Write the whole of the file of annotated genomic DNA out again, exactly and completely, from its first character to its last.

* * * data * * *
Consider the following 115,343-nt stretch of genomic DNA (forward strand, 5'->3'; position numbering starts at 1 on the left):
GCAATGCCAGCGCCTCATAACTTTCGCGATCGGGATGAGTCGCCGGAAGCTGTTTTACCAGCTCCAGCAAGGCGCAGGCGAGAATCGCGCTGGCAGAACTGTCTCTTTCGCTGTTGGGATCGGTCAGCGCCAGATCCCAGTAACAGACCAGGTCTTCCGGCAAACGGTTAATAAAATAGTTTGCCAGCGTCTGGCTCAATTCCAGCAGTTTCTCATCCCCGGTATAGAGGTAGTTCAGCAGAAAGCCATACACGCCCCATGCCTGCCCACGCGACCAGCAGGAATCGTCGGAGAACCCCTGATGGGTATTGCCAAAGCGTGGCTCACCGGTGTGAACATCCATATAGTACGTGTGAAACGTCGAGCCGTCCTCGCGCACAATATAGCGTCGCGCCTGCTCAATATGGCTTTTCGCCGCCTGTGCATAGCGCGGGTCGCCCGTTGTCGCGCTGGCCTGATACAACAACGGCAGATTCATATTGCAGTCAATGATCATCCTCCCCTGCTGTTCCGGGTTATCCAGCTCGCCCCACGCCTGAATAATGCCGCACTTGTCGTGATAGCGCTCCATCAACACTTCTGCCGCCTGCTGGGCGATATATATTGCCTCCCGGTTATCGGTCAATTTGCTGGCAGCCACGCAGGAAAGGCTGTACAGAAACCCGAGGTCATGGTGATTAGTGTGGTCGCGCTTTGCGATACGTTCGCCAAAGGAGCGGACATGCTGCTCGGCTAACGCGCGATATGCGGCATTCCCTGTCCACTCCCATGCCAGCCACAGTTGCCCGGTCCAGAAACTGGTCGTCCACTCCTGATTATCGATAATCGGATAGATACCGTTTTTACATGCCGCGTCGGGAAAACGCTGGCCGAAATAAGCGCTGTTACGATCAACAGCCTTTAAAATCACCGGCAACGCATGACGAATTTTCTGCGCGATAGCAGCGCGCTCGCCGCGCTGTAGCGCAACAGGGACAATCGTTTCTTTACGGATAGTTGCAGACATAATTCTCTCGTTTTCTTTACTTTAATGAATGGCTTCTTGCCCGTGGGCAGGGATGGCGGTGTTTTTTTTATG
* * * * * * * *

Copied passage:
Consider the following 115,343-nt stretch of genomic DNA (forward strand, 5'->3'; position numbering starts at 1 on the left):
GCAATGCCAGCGCCTCATAACTTTCGCGATCGGGATGAGTCGCCGGAAGCTGTTTTACCAGCTCCAGCAAGGCGCAGGCGAGAATCGCGCTGGCAGAACTGTCTCTTTCGCTGTTGGGATCGGTCAGCGCCAGATCCCAGTAACAGACCAGGTCTTCCGGCAAACGGTTAATAAAATAGTTTGCCAGCGTCTGGCTCAATTCCAGCAGTTTCTCATCCCCGGTATAGAGGTAGTTCAGCAGAAAGCCATACACGCCCCATGCCTGCCCACGCGACCAGCAGGAATCGTCGGAGAACCCCTGATGGGTATTGCCAAAGCGTGGCTCACCGGTGTGAACATCCATATAGTACGTGTGAAACGTCGAGCCGTCCTCGCGCACAATATAGCGTCGCGCCTGCTCAATATGGCTTTTCGCCGCCTGTGCATAGCGCGGGTCGCCCGTTGTCGCGCTGGCCTGATACAACAACGGCAGATTCATATTGCAGTCAATGATCATCCTCCCCTGCTGTTCCGGGTTATCCAGCTCGCCCCACGCCTGAATAATGCCGCACTTGTCGTGATAGCGCTCCATCAACACTTCTGCCGCCTGCTGGGCGATATATATTGCCTCCCGGTTATCGGTCAATTTGCTGGCAGCCACGCAGGAAAGGCTGTACAGAAACCCGAGGTCATGGTGATTAGTGTGGTCGCGCTTTGCGATACGTTCGCCAAAGGAGCGGACATGCTGCTCGGCTAACGCGCGATATGCGGCATTCCCTGTCCACTCCCATGCCAGCCACAGTTGCCCGGTCCAGAAACTGGTCGTCCACTCCTGATTATCGATAATCGGATAGATACCGTTTTTACATGCCGCGTCGGGAAAACGCTGGCCGAAATAAGCGCTGTTACGATCAACAGCCTTTAAAATCACCGGCAACGCATGACGAATTTTCTGCGCGATAGCAGCGCGCTCGCCGCGCTGTAGCGCAACAGGGACAATCGTTTCTTTACGGATAGTTGCAGACATAATTCTCTCGTTTTCTTTACTTTAATGAATGGCTTCTTGCCCGTGGGCAGGGATGGCGGTGTTTTTTTTATG